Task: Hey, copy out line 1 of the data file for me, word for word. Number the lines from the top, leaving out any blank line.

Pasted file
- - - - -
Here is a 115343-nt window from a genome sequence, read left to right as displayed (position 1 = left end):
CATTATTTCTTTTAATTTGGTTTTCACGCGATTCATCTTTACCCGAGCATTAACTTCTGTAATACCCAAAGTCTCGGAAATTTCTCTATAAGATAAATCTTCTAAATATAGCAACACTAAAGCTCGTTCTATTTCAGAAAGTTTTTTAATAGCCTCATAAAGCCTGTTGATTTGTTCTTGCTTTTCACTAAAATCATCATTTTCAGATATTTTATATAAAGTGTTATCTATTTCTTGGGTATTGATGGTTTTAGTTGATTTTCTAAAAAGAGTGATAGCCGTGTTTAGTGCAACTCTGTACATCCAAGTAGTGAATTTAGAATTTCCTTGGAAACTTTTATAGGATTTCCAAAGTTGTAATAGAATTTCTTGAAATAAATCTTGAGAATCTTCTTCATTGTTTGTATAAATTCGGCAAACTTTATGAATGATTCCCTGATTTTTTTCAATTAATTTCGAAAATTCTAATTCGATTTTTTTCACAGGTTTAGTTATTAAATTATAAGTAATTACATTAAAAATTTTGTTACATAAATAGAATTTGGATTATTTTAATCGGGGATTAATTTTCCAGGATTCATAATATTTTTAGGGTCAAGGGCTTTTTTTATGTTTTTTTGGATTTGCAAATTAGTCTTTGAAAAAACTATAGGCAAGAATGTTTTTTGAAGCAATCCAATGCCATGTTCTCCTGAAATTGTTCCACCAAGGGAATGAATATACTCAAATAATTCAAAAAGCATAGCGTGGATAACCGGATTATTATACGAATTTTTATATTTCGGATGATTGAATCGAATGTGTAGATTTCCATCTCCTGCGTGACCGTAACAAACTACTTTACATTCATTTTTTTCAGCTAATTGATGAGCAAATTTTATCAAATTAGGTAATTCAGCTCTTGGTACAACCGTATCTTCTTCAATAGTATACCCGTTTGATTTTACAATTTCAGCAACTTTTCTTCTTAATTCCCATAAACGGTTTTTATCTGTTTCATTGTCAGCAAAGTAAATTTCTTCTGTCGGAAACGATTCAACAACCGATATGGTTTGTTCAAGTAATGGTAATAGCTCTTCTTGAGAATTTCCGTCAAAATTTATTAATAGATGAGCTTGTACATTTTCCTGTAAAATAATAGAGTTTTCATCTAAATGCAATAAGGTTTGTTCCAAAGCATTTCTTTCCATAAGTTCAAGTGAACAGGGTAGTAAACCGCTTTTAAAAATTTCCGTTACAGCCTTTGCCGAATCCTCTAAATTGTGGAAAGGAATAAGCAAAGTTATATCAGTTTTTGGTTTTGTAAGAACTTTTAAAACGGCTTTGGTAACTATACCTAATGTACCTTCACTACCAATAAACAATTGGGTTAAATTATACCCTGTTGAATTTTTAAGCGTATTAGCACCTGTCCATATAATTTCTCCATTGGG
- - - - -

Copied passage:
Here is a 115343-nt window from a genome sequence, read left to right as displayed (position 1 = left end):